Gaming has always been part of Jacqueline Garrett’s life. She has fond memories of spending over ten hours a day during summer holidays playing through Sonic the Hedgehog with her best friend in the early 90s. In the 2000s, she became a fan of Halo on the Xbox, secretly spending hours into the night playing. However, it was only later on in life that gaming became a central part of her life.
“Fast forward to 2013, my five-year-old son Max started playing VGC Pokemon, attending more and more casual competitions with his father on weekends,” said Jacqueline Garrett. “Four years later he gained a World Championship entry and was invited to compete in Anaheim, California, at just 9 years old.”
In order to make her son’s dream come true, Jacqueline started a crowdfunding campaign to raise funds for the tournament in California. Jacqueline used this opportunity to build a personal brand for her son, growing his followers base on social media, contacting the gaming press, and creating a strong network in the Australian gaming market. Her hard work paid off. During the campaign, Max was approached by an eSports team, who signed him and paid for all his expenses to the US.
Now, 10-year-old Max is Australia’s youngest eSports athlete, signed to one of Australia's top tier eSports teams. Gaming went from a pastime to a business - represented at the ISPO Munich 2019 eSports Arena. Not only for Max but also for Jacqueline, who after a successful first startup exit, founded GGWP, an eSports and gaming startup focused on revolutionizing influencer marketing with e-learning, AI and social listening. She merges 20 years of business and communications experience with her lifestyle to bridge a gap in the rapidly expanding eSports and gaming markets.
“eSports is most definitely still evolving and developing but that's what makes it so exciting,” said Garrett. “Our bet is on a few emerging trends like eSports betting, athlete regulation and on products like ours that will develop the overall structure and education of both gaming and eSports.”
Helping gamers and eSports hopefuls reach their goal of monetizing a career in gaming, as GGWP is doing, is one of the many ways of monetizing the booming and high-potential gaming and eSports market. Brands, broadcasters and media houses are all looking for opportunities to enter the eSports market. When it comes to revenue generation, sponsorship emerges as the main revenue stream in eSports, as major brands have recognized the potential of eSports sponsorship.
“There is one target group out there which is very hard for brands like Daimler, Alliance, to reach — male, between 15 and 30 that have very fragmented consumption of entertainment, a very short span of attention,” said Stefan Zant, Co-Founder & Managing Director at 7Sports, the sports business unit of ProSiebenSat.1, and Mentor at leAD Sports. “The only area where these guys with a short span of attention are active longer than seven or 15 seconds is in eSports. This is actually why these brands are going in there. They reach the unreachables.”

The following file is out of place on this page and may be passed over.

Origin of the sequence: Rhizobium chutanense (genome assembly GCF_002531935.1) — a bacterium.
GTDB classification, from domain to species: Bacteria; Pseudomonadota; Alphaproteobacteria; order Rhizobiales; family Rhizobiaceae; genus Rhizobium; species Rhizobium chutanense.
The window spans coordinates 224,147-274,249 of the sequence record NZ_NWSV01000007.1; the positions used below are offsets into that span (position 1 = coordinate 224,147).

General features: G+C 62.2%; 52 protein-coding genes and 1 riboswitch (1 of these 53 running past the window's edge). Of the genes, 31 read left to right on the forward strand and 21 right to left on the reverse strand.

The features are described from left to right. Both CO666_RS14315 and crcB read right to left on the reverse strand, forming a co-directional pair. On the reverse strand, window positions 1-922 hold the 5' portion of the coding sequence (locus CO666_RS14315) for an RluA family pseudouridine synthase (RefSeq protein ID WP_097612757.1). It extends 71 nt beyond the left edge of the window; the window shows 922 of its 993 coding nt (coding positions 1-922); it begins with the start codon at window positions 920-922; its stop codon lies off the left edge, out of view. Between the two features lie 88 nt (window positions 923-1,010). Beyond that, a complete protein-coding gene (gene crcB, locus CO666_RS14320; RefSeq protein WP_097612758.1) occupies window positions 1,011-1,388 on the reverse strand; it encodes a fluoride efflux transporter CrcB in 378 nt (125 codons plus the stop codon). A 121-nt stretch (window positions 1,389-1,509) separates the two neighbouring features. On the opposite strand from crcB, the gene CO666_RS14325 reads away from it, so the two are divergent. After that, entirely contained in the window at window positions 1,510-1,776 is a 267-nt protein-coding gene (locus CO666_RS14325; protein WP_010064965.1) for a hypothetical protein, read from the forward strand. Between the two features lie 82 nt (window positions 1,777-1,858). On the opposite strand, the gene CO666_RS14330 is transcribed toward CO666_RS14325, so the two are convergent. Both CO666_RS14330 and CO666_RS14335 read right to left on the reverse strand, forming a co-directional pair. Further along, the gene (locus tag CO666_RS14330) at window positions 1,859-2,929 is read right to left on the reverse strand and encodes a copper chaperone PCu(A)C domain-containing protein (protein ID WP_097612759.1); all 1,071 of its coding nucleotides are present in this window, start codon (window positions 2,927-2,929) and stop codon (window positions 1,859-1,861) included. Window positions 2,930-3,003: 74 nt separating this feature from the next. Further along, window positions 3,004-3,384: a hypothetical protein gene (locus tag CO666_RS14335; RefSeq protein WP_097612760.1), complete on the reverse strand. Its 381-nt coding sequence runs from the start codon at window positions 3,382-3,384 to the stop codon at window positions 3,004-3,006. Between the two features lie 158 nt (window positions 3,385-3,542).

Despite the appeal to reach this audience, companies have to be strategic when it comes down to choosing the right partners, advises Tom Lemke, an eSports pioneer and the General Manager of Business Development & Partnerships at Unikrn.
“League of Legends, DOTA2 or Fifa, for example, might have an easier time to attract sponsors like Adidas for example. With hardcore titles like Counter-Strike there will always be this barrier where brands have to think about whether the media echo could potentially be negative or not,” said Lemke, who is also a mentor at leAD Sports. “However, Counter-Strike is the number one volume driver when it comes to eSports betting. For eSports betting operators, like ourselves, it makes a lot of sense to go straight to Counter-Strike and sponsor there.”
While sponsorships remain the main revenue stream within eSports, there are many other opportunities for monetization. For example, Unikrn, a global leader in eSports betting, diversifies its presence in the eSports industry, venturing beyond their core area of expertise. According to Lemke, content creation plays a key role in the company.
“We created our IP, our own tournament, so we are the ones giving licenses to others,” said Lemke, referring to Unikrn’s United Masters League which offers earnings of $290,000. “We are broadcasting in up to seven different languages. You know, when you are the center of the content, it gets a lot easier.”
eSports media rights are forecasted to gain space in the industry, representing a bigger share of the market in the coming years. According to Newzoo, a market intelligence platform for games, eSports, and mobile, media rights is expected to account for one-quarter of the eSports market share by 2021. It is important to highlight that, from the media house or broadcaster perspective, there are some peculiarities and challenges in this space in eSports.
“To draw a comparison, as a broadcaster that is interested in securing the media rights for the biggest licenses, the process is much more complicated than to secure Bundesliga soccer rights,” said Zant. “For Counter-Strike alone, for example, you have more than five different leagues or providers for events so you need to do a deal with many different players out there.”
At 7Sports, Zant has managed to leverage on the fragmented nature of the eSports market by producing a weekly TV magazine-style show that recaps the week in eSports, offering a centralized hub for advertisers and sponsors to reach eSports’ highly attractive audience in a premium environment.
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This article is part of a series produced by leAD Sports, a global powerhouse for sports tech entrepreneurship and investments. Within sports tech, leAD focuses on three main verticals: connected athletes, fan engagement and derivative markets. For more information, visit leadsports.com"